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On Saturday we received our first "postcard" from New Zealand. Actually, it was an impressive packet from a homeschooling family. (Now I feel a little guilty about only sending a postcard!) There was indeed a hand drawn postcard from a 6-yr-old boy of the sun and Mercury's orbit.

The packet described many cool projects that the family works on, complete with pictures. Photos of robots they have built, as well as prehistoric animals such as Arthropleura and Opibinia constructed out of recycled materials. You can see some videos of their robots and other projects at Chaos - It's Not Just a Theory. Rounding it off was a booklet of the boy's drawings of bugs.

Ahh, but this was meant to have book suggestions, was it not? Fear not, there were 2.5 pages of book covers to peruse. And here is the list:

The Mousehole Cat by Antonia Barber
Dinothesaurus: Prehistoric Poems and Paintings by Douglas Florian
Amos & Boris by William Steig
Moonshot: The Flight of Apollo 11 by Brian Floca
Finn Family Moomintroll by Tove Jansson
Goodnight Moon by Margaret Wise Brown
A Collection of Rudyard Kipling's Just So Stories
Olive, the Other Reindeer by J. Otto Seibold
Comets, Stars, The Moon, And Mars: Space Poems and Paintings
Babar Visits Another Planet by Laurent de Brunhoff
Tawny Scrawny Lion by Gustaf Tenggren
The Secret Staircase by Jill Barklem
Bob Books by Bobby Lynn Maslen

And one Australian book: For The Love of Vincent by Brenda V. Northeast

A nicely varied list, I have to say. Interestingly, I had been thinking of looking for an illustrated version of the "Just So Stories," so that's a nice place to start. And I had no idea that Babar ever visited another planet.

I wonder what will show up next?

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This blog entry is cross-posted here at Blogger.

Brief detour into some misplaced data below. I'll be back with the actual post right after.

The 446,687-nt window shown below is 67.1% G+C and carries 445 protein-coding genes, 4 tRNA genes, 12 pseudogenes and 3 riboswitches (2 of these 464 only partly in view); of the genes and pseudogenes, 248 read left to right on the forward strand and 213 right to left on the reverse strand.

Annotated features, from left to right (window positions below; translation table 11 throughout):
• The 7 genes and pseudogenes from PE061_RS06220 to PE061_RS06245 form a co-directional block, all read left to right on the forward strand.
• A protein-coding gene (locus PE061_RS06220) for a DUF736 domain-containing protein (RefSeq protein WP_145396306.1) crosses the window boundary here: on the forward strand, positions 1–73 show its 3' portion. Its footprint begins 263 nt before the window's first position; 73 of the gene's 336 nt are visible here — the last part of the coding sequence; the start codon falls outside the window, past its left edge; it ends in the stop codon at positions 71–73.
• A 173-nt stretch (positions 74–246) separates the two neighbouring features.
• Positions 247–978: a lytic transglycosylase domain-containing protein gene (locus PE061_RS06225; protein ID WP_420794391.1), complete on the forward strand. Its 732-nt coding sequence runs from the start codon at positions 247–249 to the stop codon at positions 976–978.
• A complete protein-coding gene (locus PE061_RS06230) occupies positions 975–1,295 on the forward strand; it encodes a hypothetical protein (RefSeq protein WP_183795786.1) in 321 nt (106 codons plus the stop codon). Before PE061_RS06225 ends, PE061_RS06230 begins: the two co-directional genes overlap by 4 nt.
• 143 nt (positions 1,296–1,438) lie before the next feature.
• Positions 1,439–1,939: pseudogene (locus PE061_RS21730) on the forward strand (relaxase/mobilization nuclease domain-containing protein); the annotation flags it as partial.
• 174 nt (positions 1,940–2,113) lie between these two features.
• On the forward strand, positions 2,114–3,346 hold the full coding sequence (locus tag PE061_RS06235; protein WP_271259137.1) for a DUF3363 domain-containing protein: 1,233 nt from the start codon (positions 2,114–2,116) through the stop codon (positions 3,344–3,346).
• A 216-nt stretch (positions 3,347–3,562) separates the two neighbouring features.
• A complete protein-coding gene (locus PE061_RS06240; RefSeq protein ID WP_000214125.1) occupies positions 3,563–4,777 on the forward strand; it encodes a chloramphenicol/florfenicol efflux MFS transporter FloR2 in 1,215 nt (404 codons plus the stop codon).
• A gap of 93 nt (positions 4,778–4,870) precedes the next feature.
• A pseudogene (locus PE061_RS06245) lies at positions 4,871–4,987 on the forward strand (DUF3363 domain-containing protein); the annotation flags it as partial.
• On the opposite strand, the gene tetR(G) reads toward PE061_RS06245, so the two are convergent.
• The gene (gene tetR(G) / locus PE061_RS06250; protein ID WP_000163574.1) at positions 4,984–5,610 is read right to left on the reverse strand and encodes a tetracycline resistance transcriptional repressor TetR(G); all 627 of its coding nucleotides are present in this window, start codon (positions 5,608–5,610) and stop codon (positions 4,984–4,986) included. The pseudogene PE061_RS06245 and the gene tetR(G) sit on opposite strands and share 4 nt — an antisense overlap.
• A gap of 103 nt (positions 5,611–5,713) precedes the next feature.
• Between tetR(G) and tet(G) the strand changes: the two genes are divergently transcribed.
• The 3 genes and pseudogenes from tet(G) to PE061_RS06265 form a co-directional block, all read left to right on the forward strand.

curiouslibrarian: (Default)
I am participating in this year's international postcard swap run by the children's lit blog Playing by the Book:



The idea is to swap children's book recommendations with families who have children roughly the same age as your own. I sent post cards to families in Germany, Australia, Chile, the UK, and Texas. Being from Boston myself, I went out and bought postcards with a picture of the duckling statues in the Public Gardens from Robert McCloskey's classic Make Way For Ducklings:



But then it got interesting - how does one choose books to recommend to families in another country? I decided that the books/authors I chose should be fairly popular here in the US, but not old standards/classics. The really classic books here in the US may already be old hat even in other countries. But there needed to be some hope of the families being able to check out these books if they were interested in doing so.

For the family in Germany, I lucked out. I wanted to recommend Mo Willem's Knuffle Bunny (or any Mo Willems really) to their oldest child. When I checked online, I discovered it had been published in Germany just this past January as Knuffelhase:



Now I await my 5 postcards from around the world.

If you were choosing books to recommend internationally how would you choose? Or, alternately, which books would you choose for international families with children from 0-4 (the range I had)?

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This blog entry is cross-posted here at Blogger.

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